Where’s your sense of humor? Political identity moderates evaluations of disparagement humor

Hannah S. Buie, Thomas E. Ford, Andrew R. Olah, Catalina Argüello, Andrés Mendiburo-Seguel

Resultado de la investigación: Contribución a una revistaArtículorevisión exhaustiva

Resumen

Two experiments (N = 449; 246 men, 198 women) examined how political identity moderates appreciation of disparagement humor that violates different moral foundations described in moral foundations theory. In Experiment 1, liberals evaluated memes violating the individualizing moral foundations as more offensive and less funny than conservatives, whereas conservatives rated memes violating the binding moral foundations as more offensive and less funny than liberals. Moreover, conservatives judged the memes across all experimental conditions more favorably than liberals because they more strongly endorse cavalier humor beliefs. Experiment 2 examined the mediating role of perceived personal moral violations. Specifically, liberals evaluate humor violating the individualizing foundations as more offensive than conservatives because they see it as a greater personal moral violation. Similarly, conservatives judged humor violating the binding foundations as more offensive compared to liberals because they see it as a greater personal moral violation.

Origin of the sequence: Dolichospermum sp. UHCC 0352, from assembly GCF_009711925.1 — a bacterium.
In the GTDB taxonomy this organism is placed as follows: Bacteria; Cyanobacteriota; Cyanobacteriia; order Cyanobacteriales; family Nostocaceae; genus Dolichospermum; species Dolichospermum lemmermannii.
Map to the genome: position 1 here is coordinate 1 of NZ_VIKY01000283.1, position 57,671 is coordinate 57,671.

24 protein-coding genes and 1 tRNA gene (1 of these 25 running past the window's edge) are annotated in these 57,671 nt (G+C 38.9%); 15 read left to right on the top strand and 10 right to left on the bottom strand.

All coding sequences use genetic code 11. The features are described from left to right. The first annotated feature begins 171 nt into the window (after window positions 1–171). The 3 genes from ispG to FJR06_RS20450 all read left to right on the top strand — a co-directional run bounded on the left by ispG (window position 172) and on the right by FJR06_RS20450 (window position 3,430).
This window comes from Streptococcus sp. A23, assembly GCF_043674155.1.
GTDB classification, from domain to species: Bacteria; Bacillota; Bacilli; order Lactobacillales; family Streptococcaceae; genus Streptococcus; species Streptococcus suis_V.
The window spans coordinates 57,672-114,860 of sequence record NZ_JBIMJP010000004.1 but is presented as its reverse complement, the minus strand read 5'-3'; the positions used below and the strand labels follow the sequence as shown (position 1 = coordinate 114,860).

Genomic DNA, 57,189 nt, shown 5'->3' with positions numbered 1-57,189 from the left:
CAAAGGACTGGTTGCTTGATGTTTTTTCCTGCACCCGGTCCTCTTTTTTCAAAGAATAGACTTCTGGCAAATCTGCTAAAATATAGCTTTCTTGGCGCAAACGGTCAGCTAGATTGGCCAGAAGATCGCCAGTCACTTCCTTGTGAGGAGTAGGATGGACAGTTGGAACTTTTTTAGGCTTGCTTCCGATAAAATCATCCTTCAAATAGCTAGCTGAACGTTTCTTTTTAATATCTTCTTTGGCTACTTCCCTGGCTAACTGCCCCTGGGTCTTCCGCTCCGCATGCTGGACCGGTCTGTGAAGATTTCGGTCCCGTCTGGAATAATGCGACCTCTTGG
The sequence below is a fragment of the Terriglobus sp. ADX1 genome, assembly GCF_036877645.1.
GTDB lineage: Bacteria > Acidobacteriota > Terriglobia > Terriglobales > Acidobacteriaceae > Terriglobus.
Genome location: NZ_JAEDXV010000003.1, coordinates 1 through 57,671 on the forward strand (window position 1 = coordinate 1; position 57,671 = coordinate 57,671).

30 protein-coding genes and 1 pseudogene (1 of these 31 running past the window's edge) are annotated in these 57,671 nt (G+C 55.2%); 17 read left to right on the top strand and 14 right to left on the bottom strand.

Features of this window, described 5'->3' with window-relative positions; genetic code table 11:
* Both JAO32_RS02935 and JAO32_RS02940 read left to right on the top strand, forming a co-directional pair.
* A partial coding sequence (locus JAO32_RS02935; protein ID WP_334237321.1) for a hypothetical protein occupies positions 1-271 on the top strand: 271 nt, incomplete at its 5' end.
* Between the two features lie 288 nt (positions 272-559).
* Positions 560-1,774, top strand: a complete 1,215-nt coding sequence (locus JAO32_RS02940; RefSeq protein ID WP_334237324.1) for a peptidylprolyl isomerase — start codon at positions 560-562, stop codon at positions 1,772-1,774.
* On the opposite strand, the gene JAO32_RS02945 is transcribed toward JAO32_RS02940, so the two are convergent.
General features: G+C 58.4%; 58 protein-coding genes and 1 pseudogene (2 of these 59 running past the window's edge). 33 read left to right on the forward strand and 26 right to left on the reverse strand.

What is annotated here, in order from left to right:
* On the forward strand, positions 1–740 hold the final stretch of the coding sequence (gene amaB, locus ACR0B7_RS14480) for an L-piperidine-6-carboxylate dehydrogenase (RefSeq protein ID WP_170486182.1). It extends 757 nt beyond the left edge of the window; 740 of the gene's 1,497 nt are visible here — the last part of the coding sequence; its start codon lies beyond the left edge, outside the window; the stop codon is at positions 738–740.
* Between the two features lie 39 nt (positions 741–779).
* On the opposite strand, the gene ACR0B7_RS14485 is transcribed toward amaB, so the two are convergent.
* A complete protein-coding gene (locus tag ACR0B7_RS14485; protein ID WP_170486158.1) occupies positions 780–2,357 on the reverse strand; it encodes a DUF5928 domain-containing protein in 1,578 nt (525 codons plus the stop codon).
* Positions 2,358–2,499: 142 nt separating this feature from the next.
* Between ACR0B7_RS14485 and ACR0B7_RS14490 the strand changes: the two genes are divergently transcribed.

Idioma originalInglés
PublicaciónGroup Processes and Intergroup Relations
DOI
EstadoEn prensa - 2021

Áreas temáticas de ASJC Scopus

  • Psicología social
  • Estudios culturales
  • Comunicación
  • Arte y humanidades (miscelánea)
  • Sociología y ciencias políticas

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